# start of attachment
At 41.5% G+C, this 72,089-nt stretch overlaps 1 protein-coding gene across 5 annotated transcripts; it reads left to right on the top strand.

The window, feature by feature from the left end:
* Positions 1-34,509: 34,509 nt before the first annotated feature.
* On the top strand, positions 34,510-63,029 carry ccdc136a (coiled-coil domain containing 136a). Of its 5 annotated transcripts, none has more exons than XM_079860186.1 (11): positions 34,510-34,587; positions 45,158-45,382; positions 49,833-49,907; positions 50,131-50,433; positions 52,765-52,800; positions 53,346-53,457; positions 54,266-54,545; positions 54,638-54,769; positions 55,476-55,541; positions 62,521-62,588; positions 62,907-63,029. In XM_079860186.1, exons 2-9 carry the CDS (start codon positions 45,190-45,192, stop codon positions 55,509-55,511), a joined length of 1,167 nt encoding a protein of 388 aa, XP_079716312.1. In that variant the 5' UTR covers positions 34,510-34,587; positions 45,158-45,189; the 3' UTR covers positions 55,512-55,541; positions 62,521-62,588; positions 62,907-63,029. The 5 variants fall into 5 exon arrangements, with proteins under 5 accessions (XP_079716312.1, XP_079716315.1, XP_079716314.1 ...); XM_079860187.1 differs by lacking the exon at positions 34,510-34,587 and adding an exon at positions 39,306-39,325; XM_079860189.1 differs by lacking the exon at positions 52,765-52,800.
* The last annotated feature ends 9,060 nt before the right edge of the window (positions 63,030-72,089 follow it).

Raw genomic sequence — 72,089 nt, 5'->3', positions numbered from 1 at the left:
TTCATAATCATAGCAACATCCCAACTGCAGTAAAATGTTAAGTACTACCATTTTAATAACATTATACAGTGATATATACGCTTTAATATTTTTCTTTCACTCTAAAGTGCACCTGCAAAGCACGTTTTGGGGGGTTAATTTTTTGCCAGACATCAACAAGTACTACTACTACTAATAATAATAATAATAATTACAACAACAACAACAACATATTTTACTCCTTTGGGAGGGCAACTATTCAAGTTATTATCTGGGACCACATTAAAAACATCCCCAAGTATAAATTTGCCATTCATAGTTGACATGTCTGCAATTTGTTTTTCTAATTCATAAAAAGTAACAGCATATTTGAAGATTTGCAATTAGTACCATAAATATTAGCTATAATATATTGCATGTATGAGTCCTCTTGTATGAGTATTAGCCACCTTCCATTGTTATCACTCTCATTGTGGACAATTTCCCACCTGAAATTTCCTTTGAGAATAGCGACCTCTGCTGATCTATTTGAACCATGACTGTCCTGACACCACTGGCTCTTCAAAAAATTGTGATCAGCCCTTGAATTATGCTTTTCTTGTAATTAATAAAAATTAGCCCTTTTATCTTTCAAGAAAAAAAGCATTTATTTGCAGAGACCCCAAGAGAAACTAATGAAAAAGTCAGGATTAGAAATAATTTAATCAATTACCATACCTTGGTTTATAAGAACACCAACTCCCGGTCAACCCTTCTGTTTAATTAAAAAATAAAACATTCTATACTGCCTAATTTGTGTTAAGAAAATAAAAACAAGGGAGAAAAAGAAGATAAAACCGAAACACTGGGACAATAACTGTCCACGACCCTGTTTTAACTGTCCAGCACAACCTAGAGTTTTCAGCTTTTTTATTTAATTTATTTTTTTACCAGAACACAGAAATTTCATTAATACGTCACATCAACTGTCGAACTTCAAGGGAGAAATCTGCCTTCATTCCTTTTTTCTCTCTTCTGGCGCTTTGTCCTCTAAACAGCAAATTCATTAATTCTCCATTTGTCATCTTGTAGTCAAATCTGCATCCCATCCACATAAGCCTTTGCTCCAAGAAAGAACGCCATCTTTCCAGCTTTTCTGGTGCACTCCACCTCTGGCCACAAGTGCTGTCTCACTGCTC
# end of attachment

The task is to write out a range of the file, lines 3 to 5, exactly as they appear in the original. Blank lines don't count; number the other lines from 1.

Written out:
* Positions 1-34,509: 34,509 nt before the first annotated feature.
* On the top strand, positions 34,510-63,029 carry ccdc136a (coiled-coil domain containing 136a). Of its 5 annotated transcripts, none has more exons than XM_079860186.1 (11): positions 34,510-34,587; positions 45,158-45,382; positions 49,833-49,907; positions 50,131-50,433; positions 52,765-52,800; positions 53,346-53,457; positions 54,266-54,545; positions 54,638-54,769; positions 55,476-55,541; positions 62,521-62,588; positions 62,907-63,029. In XM_079860186.1, exons 2-9 carry the CDS (start codon positions 45,190-45,192, stop codon positions 55,509-55,511), a joined length of 1,167 nt encoding a protein of 388 aa, XP_079716312.1. In that variant the 5' UTR covers positions 34,510-34,587; positions 45,158-45,189; the 3' UTR covers positions 55,512-55,541; positions 62,521-62,588; positions 62,907-63,029. The 5 variants fall into 5 exon arrangements, with proteins under 5 accessions (XP_079716312.1, XP_079716315.1, XP_079716314.1 ...); XM_079860187.1 differs by lacking the exon at positions 34,510-34,587 and adding an exon at positions 39,306-39,325; XM_079860189.1 differs by lacking the exon at positions 52,765-52,800.
* The last annotated feature ends 9,060 nt before the right edge of the window (positions 63,030-72,089 follow it).